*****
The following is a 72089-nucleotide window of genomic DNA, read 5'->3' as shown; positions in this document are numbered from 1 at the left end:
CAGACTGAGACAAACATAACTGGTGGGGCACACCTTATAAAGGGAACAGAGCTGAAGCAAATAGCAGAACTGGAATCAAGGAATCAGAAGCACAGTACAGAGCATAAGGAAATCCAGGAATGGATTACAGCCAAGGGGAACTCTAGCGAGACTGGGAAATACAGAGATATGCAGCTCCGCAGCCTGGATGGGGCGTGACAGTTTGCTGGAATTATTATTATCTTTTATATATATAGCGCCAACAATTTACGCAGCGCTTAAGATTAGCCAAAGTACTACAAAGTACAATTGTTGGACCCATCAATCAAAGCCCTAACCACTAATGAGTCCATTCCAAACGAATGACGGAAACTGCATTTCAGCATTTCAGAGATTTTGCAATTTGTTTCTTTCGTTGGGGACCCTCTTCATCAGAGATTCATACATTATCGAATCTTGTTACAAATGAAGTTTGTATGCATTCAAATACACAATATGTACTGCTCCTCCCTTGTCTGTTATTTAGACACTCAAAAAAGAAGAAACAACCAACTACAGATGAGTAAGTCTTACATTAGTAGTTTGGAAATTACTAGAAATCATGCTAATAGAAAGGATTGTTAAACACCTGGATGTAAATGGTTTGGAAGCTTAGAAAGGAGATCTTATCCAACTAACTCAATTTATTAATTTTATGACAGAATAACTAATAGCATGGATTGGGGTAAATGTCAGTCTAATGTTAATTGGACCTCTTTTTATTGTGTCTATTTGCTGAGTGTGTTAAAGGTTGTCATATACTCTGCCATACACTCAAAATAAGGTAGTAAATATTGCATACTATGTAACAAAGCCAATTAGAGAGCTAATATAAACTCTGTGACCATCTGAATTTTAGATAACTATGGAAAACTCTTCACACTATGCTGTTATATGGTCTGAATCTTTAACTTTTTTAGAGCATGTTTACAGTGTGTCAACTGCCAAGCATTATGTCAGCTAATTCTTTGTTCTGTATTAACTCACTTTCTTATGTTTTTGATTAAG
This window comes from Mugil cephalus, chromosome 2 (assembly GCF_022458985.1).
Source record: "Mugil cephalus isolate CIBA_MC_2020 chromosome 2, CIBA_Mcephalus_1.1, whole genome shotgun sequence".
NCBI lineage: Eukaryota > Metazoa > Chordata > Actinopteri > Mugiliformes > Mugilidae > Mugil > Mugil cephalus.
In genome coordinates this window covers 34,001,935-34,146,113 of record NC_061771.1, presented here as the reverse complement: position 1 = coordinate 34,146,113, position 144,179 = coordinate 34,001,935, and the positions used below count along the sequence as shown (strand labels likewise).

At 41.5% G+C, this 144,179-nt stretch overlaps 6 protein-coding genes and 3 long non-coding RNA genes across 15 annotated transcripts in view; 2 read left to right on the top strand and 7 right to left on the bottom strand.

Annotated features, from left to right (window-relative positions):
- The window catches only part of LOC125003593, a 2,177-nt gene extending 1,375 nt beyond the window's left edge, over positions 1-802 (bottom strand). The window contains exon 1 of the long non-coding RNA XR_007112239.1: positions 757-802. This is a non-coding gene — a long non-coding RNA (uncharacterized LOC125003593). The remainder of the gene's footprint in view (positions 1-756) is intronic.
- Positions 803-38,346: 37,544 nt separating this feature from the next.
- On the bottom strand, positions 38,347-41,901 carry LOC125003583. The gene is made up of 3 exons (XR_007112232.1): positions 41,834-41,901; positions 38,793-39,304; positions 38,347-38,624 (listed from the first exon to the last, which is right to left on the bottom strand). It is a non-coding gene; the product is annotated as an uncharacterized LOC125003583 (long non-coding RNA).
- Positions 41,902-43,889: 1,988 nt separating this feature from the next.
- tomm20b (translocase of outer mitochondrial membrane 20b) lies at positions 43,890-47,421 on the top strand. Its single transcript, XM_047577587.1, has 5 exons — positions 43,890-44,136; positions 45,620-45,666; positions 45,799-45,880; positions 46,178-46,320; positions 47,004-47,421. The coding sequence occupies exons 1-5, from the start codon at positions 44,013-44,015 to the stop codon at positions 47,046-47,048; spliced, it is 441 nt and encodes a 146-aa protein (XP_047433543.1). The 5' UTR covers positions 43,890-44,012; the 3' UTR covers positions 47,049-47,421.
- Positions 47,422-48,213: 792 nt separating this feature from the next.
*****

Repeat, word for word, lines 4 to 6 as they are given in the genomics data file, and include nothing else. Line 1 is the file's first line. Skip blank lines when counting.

Source record: "Mugil cephalus isolate CIBA_MC_2020 chromosome 2, CIBA_Mcephalus_1.1, whole genome shotgun sequence".
NCBI lineage: Eukaryota > Metazoa > Chordata > Actinopteri > Mugiliformes > Mugilidae > Mugil > Mugil cephalus.
In genome coordinates this window covers 34,001,935-34,146,113 of record NC_061771.1, presented here as the reverse complement: position 1 = coordinate 34,146,113, position 144,179 = coordinate 34,001,935, and the positions used below count along the sequence as shown (strand labels likewise).